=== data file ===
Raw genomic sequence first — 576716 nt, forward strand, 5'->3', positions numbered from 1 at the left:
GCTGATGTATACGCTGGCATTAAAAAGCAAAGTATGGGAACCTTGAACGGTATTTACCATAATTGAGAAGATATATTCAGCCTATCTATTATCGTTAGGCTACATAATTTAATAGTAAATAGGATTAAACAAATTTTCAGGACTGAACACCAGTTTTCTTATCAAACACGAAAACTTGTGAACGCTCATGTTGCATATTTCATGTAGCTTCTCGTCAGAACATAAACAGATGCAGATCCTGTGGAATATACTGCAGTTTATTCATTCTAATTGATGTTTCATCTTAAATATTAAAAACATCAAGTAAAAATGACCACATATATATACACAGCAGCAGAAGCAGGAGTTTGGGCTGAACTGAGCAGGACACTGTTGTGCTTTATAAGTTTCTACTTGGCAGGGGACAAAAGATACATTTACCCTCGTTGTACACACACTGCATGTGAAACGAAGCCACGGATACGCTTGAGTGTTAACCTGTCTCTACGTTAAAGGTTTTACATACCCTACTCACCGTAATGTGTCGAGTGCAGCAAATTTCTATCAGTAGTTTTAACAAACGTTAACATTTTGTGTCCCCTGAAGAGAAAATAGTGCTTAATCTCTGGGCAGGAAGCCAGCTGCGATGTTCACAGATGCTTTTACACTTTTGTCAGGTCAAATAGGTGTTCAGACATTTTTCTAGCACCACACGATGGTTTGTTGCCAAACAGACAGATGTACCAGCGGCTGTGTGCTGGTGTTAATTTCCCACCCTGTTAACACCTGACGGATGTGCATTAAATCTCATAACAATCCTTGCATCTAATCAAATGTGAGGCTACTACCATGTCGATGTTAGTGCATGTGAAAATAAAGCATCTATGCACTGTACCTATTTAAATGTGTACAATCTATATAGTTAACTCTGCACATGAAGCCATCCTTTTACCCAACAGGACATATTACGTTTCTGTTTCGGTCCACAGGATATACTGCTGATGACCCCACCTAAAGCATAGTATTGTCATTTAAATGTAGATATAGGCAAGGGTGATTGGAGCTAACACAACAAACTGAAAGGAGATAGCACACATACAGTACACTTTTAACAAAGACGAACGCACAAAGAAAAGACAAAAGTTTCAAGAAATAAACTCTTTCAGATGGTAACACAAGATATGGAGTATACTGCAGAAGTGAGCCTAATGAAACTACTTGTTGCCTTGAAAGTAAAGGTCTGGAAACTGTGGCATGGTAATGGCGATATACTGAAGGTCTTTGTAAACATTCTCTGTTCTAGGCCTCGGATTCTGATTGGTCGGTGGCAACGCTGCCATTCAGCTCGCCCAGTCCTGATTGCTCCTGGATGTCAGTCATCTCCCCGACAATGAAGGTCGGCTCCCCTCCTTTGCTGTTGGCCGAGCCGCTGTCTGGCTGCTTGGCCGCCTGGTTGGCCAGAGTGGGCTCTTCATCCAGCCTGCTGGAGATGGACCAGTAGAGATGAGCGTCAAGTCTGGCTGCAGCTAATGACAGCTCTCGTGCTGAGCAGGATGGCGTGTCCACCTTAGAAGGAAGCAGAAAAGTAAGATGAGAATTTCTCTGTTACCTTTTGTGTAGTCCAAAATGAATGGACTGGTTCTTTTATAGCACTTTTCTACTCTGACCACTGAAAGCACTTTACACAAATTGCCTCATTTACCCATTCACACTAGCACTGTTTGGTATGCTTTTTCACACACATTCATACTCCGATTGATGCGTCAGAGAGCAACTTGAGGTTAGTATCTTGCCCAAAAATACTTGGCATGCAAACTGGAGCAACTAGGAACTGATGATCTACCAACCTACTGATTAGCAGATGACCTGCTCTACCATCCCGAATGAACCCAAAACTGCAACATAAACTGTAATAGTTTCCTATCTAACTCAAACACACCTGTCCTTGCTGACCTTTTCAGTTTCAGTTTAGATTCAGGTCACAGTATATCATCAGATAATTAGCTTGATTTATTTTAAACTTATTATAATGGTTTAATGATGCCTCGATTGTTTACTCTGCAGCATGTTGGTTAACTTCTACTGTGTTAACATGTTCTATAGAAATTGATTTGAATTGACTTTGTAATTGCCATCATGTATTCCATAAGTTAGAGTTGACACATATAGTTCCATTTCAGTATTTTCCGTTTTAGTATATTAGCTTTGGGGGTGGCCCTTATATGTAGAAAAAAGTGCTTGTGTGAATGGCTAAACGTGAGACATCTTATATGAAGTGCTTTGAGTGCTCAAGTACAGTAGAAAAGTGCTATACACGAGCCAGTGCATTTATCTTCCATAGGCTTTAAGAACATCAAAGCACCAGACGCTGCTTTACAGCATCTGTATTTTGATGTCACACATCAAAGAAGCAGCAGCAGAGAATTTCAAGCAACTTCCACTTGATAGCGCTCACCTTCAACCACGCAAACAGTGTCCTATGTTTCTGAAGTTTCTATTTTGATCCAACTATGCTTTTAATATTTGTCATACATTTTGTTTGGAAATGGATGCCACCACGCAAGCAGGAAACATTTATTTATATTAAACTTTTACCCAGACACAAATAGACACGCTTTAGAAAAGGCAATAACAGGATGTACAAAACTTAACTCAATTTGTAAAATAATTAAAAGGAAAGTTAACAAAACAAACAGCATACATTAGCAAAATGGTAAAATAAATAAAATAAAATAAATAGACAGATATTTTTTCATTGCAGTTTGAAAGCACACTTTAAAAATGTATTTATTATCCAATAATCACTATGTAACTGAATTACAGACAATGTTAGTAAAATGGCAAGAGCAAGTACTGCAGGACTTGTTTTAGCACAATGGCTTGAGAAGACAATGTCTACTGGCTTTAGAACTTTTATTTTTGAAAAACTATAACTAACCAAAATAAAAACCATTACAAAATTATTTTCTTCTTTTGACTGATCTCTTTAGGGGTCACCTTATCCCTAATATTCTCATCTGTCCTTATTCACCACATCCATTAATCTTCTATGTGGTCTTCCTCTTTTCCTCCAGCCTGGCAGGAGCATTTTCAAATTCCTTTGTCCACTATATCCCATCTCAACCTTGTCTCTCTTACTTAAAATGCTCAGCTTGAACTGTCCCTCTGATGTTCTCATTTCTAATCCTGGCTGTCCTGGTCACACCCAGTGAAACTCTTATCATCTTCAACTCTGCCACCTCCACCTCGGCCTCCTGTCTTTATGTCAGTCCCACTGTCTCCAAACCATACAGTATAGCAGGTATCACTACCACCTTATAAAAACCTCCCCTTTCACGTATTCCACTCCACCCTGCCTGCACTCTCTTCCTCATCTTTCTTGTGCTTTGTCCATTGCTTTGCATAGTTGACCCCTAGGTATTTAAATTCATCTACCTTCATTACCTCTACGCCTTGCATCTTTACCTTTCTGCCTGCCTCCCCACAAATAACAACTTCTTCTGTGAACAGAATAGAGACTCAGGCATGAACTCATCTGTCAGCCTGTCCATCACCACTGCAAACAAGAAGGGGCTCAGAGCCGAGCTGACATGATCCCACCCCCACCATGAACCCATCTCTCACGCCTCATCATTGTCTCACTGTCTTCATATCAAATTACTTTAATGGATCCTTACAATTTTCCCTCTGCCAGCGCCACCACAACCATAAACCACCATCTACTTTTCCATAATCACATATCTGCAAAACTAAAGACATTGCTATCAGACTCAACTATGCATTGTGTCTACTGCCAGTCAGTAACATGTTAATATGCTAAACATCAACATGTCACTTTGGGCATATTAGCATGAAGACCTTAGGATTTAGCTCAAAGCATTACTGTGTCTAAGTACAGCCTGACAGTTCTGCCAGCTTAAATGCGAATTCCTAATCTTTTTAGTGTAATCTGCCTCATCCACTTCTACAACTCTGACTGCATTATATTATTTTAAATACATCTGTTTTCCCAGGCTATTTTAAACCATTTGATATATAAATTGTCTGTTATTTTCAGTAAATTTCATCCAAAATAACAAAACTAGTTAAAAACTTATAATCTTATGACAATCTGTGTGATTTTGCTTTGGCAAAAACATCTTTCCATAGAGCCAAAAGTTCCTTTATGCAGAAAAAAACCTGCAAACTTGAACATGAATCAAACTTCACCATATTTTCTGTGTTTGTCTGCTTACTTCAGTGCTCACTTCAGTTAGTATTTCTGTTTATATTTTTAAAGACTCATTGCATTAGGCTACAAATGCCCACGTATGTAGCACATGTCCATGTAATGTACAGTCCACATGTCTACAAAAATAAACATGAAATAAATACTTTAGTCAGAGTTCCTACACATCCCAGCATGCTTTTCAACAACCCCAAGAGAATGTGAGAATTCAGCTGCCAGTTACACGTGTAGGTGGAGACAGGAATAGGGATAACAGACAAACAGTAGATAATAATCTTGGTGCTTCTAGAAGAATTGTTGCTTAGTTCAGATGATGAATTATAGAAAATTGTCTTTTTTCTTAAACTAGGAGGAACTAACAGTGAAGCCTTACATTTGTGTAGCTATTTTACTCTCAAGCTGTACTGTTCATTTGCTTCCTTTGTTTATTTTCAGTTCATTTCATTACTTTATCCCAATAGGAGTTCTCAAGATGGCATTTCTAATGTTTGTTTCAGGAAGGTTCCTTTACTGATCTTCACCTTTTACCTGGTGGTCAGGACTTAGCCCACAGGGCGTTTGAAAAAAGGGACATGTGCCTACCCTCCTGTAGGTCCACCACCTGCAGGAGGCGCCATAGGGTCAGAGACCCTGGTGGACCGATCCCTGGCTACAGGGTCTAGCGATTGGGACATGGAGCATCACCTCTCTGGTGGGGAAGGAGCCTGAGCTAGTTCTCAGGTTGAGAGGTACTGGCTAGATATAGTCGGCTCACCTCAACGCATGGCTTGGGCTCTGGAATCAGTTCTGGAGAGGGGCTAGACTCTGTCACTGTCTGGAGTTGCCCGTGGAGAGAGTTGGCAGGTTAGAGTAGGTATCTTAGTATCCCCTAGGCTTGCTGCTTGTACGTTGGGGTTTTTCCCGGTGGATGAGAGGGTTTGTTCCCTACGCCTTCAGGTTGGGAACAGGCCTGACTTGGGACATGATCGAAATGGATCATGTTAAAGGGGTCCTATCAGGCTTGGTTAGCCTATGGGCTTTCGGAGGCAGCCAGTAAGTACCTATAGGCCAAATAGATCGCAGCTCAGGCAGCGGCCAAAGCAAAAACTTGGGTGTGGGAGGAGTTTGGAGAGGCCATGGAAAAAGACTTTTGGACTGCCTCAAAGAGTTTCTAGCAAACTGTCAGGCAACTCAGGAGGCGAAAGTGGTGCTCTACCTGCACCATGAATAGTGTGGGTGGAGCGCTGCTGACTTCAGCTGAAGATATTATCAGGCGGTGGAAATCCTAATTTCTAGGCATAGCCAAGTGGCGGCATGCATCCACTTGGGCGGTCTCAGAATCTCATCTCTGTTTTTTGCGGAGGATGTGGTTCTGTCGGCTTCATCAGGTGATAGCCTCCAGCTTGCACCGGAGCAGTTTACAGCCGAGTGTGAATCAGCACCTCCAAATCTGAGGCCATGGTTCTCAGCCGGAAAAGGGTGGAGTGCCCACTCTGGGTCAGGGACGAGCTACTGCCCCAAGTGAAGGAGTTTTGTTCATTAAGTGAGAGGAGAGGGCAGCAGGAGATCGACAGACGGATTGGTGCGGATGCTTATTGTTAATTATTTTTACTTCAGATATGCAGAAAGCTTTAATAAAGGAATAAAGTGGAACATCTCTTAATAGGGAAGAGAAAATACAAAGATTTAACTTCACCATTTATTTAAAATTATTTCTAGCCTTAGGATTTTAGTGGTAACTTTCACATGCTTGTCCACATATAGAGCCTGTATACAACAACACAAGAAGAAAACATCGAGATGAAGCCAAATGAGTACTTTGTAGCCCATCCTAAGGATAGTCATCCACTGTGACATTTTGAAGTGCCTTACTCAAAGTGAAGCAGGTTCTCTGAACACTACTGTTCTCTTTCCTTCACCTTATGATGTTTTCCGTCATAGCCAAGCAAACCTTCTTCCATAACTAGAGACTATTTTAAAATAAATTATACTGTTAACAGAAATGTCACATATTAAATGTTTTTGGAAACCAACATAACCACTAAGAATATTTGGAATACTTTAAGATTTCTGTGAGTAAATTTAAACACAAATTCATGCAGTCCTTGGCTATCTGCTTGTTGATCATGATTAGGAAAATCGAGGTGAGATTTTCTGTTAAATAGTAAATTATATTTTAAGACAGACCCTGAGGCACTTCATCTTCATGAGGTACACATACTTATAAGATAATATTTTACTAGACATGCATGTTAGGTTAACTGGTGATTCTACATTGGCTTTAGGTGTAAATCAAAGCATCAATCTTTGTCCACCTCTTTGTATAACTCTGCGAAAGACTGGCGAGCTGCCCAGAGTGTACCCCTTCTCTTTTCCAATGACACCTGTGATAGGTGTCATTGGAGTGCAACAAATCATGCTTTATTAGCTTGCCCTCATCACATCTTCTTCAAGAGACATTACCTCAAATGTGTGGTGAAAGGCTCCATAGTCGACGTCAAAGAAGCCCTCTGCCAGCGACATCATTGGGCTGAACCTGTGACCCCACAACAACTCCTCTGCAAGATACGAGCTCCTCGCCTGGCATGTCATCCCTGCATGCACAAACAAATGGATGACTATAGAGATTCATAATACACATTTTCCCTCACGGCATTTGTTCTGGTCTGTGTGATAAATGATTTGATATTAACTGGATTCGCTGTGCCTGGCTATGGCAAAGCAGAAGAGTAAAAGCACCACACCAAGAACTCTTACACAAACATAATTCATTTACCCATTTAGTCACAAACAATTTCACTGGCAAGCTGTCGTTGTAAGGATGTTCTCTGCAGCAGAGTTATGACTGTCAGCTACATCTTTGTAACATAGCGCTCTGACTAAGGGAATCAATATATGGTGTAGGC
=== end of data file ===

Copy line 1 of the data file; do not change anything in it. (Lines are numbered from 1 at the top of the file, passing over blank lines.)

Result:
Raw genomic sequence first — 576716 nt, forward strand, 5'->3', positions numbered from 1 at the left: